Thanks, Mike. I guess the way I look at this is, is that there is more to this than just the smartphone category. So if you look at, again, of what we are doing with shared and the increase of the revenue and the attachment of other devices. So if you look at our internet device category including the tablets, we had one of our strongest quarters from another device attachment rate than we have had in the past. This all drives the revenue. So when you think about the increase in the service revenue side because this does not go with just concentrating on the subsidy of the handset. Because the subsidy of the handset although higher than a basic phone would be, these drive incremental revenues from usage perspective. And especially when you have a platform like the LTE with the speed and the video consumption that people are using and the buying up of the tiers that they have.
And then you think about machine to machine and the opportunities for mobile payments and other solutions that are going to ride off of the Hughes platform. We have many, many opportunity to offset the subsidy with the incremental revenue. Now having said that, on the subsidy side of the house, you can see that the price of the handsets continued to decline. We now have the Windows platform in our mix and we saw some steady albeit slow increase in some of the uptake of that platform. But as we get more and more platforms in the mix and now we have RIM out there again, there is going to be incremental competition, there will be subsidy reduction as there was in the basic phone history in the ecosystem.
So again, this is full management of the P&L. This is just not locking in one item on the P&L. And if you can culminate that with the $5 billion reduction in cost and then the other $2 billion that we have this year, again, I am very very confident in the fundamentals and the trajectory that we have going into 2013.
Mike McCormack - Nomura
Fran, what was the initial impact on the pool data plans? I think you guys had anticipated some potential risk of dilution there. What was the initial experience for those that are signing up?
Mike, can you just -- I think we missed the front end of that question. Could you just restate it please?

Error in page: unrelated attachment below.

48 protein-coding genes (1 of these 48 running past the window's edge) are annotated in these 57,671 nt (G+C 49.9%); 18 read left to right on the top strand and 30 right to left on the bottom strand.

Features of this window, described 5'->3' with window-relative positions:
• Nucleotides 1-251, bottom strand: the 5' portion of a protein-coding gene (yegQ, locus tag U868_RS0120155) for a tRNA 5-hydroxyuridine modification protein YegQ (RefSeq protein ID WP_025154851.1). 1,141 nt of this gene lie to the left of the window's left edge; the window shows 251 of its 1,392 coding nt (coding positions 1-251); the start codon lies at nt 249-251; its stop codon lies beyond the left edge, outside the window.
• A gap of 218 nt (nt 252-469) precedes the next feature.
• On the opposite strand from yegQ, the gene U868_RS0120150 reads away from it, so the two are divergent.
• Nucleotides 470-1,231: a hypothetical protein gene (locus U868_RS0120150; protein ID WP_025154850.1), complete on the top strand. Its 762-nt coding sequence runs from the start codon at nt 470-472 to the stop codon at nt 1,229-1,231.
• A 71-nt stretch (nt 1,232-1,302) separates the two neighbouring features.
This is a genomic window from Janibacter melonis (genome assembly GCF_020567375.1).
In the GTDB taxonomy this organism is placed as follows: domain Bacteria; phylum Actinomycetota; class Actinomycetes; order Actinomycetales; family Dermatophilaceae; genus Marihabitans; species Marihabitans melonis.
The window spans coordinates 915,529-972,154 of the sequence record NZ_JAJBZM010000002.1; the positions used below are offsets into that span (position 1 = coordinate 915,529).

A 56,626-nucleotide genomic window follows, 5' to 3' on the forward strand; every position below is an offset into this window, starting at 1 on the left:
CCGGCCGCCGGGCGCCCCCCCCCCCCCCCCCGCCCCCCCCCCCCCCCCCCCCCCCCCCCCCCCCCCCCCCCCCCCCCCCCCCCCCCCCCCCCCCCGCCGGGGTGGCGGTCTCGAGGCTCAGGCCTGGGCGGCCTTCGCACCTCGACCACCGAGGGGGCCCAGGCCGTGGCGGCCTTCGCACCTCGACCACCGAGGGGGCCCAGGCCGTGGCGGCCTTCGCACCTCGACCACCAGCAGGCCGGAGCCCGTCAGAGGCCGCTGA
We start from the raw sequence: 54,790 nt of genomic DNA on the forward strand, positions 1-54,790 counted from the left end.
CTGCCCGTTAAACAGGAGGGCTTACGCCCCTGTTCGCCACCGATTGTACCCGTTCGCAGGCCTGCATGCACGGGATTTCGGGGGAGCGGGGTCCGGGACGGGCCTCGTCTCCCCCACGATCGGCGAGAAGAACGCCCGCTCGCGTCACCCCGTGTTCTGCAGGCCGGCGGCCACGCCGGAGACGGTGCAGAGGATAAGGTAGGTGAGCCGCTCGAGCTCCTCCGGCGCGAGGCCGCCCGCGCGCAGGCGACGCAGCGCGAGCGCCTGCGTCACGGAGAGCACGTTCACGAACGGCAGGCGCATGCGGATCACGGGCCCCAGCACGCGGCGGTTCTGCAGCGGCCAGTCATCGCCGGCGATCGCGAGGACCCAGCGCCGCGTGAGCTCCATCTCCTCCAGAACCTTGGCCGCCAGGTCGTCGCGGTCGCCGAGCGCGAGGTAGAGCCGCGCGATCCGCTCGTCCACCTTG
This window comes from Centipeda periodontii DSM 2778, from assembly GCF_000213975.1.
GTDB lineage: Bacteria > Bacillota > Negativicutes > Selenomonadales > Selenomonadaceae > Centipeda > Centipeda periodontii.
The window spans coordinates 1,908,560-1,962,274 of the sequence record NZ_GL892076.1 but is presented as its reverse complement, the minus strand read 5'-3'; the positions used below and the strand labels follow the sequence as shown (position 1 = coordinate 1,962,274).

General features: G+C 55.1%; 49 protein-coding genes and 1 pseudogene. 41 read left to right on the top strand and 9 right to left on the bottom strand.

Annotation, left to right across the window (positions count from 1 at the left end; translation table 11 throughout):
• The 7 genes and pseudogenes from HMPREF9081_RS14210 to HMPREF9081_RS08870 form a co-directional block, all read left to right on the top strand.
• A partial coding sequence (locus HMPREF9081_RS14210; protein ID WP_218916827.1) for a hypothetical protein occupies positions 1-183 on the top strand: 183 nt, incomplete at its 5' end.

Mike McCormack - Nomura
Just the pool data plans. I think you guys had talked initially about some potential early dilution when you switched over those plans. I am just trying to get a sense for what the early experience has been.
Yeah, the early adaptors, Mike, obviously were in fact dilutive. But it wasn’t as much as we had expected. And if you look at the ARPA growth that we are generating now, it actually is way offsetting any of that initial dilution. So we are in a very good place with the shared price plan.
Our next question is from Kevin Smithen of Macquarie. Your line is open.
Kevin Smithen - Macquarie
Can you discuss how you evaluate various uses of free cash flow with spectrum purchases last year, CapEx flat and tackling the pension. Looks like you have a lot more free cash flow this year. You have talked about the buyback but you have also mentioned some cloud, video wireline growth initiatives, potentially raising the dividend. Or would you say powder for Vodafone or other wireless M&A. How do you balance all those out and should we think about a little bit of all of them or the focus on the buyback, given where the stock is right now.
Kevin, I think you answered the question. All encompassing in your answer. But, look, I think it’s all of the above. Again, I think we left this year in a very, very good solid place. We bought spectrum last year, we bought Hughes last year, we made some significant investments. We continue to invest in that Redbox platform, the Hughes platform, as we acquired it. We continue to build out the Terremark asset that we acquired over a year and half ago. So it’s all of the above. And share buyback, dividend policy, deleveraging, is all encompassed in that strategy. So again, I think you answered the question given everything you said.
Our next question is from Tom Seitz of Jefferies. Your line is open.
Tom Seitz - Jefferies
One on wireline and one on wireless, if I could. On wireline, can you help us think about the impact to wireline margins of the copper migration over time? Texas is one of the oldest FiOS markets and I believe you’ve said in the past that video and internet penetrations there are in the high 40% range. You already had the more favorable union contract down there, more forward looking state regulatory environment. Are margins in Texas better by a few basis points or are they on order of magnitude better? Any framing you could do in that area would be great. And then on the wireless side, BlackBerry 10 launches this quarter. You just mentioned it. It’s reported to be another expensive device. When you look at your BlackBerry base, is there any chance at all that this handset has an unusual impact to the first quarter or second quarter that could impede the improvement you outlined? And if you can indulge me, any view your product guys have on RIM becoming the third competitive OS now that they’ve seen the device?